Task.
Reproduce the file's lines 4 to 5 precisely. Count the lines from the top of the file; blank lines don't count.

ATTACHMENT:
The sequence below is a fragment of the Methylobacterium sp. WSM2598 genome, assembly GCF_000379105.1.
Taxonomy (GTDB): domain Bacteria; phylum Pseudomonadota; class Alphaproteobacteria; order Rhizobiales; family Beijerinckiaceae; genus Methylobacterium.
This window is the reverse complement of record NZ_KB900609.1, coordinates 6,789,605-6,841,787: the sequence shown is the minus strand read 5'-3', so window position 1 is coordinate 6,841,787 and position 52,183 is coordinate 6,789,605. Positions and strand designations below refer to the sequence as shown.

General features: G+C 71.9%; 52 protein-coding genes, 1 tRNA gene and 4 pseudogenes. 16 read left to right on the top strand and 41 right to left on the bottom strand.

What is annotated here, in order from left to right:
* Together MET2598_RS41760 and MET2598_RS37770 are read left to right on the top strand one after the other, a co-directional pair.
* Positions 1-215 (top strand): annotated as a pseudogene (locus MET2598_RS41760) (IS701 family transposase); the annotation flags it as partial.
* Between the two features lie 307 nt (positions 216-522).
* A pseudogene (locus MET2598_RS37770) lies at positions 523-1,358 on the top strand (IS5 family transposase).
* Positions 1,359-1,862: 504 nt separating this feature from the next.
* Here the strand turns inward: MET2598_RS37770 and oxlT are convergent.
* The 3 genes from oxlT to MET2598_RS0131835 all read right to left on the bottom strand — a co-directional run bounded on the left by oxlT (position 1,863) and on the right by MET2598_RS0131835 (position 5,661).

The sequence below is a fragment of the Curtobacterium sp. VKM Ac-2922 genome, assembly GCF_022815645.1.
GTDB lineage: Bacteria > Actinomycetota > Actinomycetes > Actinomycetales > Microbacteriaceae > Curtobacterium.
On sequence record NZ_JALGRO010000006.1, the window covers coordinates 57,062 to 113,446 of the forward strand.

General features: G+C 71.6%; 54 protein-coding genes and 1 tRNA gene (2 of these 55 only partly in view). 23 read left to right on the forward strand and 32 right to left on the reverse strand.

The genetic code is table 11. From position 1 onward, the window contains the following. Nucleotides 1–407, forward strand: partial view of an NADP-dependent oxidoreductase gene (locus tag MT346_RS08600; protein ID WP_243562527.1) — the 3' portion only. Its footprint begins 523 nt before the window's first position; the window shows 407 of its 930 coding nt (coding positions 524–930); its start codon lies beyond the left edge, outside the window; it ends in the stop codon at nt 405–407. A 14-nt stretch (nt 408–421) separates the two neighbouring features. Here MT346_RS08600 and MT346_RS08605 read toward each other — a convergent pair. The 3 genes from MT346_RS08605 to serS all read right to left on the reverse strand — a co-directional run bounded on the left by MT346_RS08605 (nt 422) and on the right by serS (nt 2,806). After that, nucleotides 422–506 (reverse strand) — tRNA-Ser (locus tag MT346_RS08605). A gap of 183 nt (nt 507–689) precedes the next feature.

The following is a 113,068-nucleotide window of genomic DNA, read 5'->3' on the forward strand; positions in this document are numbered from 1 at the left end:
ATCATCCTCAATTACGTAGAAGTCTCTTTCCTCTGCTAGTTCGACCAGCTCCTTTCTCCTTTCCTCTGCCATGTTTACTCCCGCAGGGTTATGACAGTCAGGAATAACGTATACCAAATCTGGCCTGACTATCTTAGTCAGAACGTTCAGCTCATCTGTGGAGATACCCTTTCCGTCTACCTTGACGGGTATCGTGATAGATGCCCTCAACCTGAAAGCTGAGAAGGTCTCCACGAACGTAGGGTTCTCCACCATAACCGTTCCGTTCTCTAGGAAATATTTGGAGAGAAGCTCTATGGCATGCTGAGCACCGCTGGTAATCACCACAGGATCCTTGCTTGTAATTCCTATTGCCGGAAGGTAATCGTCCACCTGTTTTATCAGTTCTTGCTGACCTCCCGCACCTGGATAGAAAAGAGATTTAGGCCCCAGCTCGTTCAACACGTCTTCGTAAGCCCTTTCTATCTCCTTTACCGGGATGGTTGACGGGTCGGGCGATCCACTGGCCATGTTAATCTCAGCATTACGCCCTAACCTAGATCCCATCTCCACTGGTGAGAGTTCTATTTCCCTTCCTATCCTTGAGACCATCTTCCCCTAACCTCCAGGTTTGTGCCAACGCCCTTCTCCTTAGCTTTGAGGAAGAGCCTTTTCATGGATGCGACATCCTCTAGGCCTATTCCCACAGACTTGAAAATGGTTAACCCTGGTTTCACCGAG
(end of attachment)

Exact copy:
General features: G+C 71.9%; 52 protein-coding genes, 1 tRNA gene and 4 pseudogenes. 16 read left to right on the top strand and 41 right to left on the bottom strand.

What is annotated here, in order from left to right: